During my 5 year wait to join a dance school, I would carefully watch my favourite music videos, practice and listen to my favourite songs about 100 times until I knew the words and steps off by heart. On Saturday’s my mum and aunt would take me shopping, and I still remember that time in Asda when my aunt said she was no longer coming back with me if I didn’t stop dancing down the aisles. I was shocked and appalled at her lack of support for a second, but then I decided to take myself off to the next aisle, and dance there; when no one was watching. I loved it.
Eventually after one of our holiday trips to to Blackpool, I managed to convince mum to take me along to dance class. It came pretty soon after an incident at The Pepsi Max Roller coaster where I refused to go on, (due to fear of heights and fast moving cars that I can’t control), but instead I decided to make the most of a dull situation, and dance to the music beside that said roller coster. My friend and her mum went ahead to queue for the ride, and mum and me held the coats at the bottom, with the biggest smile on my face. Gosh the butterflies from just the thought of going on that thing back then was enough adrenalin for me at that time. My Mum, being the social bee that she is was on the phone to my aunt when I decided to let the beat take me to a different place.
I would get pictures of moves in my head that I picked up from the many RnB/Hip Hop music video I would watch for hours on end. I found a confidence in me that when I danced, I didn’t just enjoy it, but it felt like a release of energy that for some may have been to jump on a roller coaster ride, but this was my way of having fun. This is where I could just be me.
So as I my dancing feet continued to move to the background music, it later came to my attention that I was gathering a crowd of folks watching. There was one woman also standing next to us, and seemingly waiting on her party to come off the ride, who also witnessed me dancing – I used to be so careful to dance when no one was watching, but unfortunately on this occasion I failed. The woman approached my mum and said, ‘You have a great little dancer there. She’s a good one.’ The next thing I remember I was entering our local community hall where I witnessed a flood of young girls in black leotards, with black and white leggings and white tap shoes, and some with red bows in their hair. I’m not quite sure if this was the straw that broke the camels back, but I will be forever grateful to that woman! And I love my mum!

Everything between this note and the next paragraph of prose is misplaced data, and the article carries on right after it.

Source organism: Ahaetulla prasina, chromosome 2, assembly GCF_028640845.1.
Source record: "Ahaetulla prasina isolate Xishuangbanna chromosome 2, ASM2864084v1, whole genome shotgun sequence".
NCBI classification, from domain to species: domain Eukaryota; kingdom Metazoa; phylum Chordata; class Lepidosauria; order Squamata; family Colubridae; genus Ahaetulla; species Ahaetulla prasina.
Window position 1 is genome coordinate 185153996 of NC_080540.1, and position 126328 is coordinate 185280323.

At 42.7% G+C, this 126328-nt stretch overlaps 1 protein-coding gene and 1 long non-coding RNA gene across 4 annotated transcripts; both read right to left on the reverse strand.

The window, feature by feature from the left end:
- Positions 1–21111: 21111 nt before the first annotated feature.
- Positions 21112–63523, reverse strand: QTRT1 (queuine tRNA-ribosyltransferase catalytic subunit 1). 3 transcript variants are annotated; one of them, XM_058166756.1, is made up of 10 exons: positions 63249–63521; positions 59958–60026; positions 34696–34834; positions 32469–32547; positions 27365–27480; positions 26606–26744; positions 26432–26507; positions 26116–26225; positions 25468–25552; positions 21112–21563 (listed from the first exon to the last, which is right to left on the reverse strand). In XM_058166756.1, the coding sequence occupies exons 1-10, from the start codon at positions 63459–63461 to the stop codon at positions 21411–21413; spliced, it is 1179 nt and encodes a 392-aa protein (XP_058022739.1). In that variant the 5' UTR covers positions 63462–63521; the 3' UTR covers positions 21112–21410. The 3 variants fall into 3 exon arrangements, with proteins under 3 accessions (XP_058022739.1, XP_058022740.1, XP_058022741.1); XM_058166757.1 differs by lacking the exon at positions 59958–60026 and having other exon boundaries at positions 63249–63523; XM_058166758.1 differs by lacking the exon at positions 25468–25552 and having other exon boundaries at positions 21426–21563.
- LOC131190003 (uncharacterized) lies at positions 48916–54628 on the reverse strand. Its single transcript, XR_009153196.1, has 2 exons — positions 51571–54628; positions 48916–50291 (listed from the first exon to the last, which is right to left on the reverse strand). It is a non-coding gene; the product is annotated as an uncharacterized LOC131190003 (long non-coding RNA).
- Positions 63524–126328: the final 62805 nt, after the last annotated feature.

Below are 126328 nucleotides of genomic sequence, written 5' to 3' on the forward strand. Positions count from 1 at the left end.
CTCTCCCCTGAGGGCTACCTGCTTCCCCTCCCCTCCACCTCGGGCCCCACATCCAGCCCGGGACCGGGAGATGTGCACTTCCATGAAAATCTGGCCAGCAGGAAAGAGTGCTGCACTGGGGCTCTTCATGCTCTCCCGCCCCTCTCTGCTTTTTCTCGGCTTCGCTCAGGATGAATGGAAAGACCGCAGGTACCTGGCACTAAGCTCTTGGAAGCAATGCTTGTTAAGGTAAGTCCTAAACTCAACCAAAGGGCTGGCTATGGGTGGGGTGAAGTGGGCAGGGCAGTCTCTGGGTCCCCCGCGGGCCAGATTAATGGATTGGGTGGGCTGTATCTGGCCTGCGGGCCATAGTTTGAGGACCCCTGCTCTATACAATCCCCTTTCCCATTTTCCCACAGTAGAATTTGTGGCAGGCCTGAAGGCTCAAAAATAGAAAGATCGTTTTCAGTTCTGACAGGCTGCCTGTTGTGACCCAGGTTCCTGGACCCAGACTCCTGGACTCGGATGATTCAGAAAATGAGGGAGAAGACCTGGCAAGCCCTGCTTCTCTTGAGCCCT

You can imagine my amazement though. I think I had a t-shirt, shorts and some barbie trainers to begin with on my first day. We bought the tap shoes, and jazz shoes, which were required, but my Mum wanted to wait and find out if I’d stick the class before going on a spending spree. I was invited along for a trial session. Who needs a trial when you’ve been begging for 5 years to get here? I was so excited that I’d kind of jump and shuffle as I walked, hoping to the sound of the dance music billowing out of the big hall. The teachers looked very serious and scary though. I walked in to a small room, as everyone seemed to be split between several rooms. There were older girls too, tall ones, and small ones. In my room there were twelve. They all had batons, which I quickly noticed I was without. The dark haired teacher with short curly hair called me to the front, and asked me to stretch out my arm. Why did she need my arm? I wondered. Just then she stuck a small metal stick, with two white rubber ends under my arm and measured it to find the right fit. The first one didn’t seem good enough. I think it was too small, so she went to fetch the next size up. ‘There you go. Now you stand over here.’ She said as she shuffled me into a space on the front row, and moved the other girls along accordingly. I didn’t seem to recognise any of the girls in my class, except one girl who was from my school. I kept looking out the big bay windows in front of us, and watching the older girls go by with black and red dance bags, and co-ordinated jackets that looked super cool. I wanted to be one of them. The teacher starts the track, and begins to demonstrate some basic moves with the baton. I found it interesting that she would use the analogy of strawberry and chocolate ice cream when taking us through the motion of a horizontal spin. Stripped back we were to imagine dipping our stick into a two bowls of ice cream, one on each side. I think if she had actually bought some ice cream in for the illustration then I would have picked that skill up faster, but looking back I was pretty sold by the idea and willing to do what it took to learn.
The first few weeks seemed to be so simple. The steps didn’t look like the fancy ones I saw advertised on TV. Many years later, I now understand the importance of those basic steps, and how they set me up to win the trophies, medals and awards years to come. Now I understand that to be good at anything in life it starts with taking a few simple steps.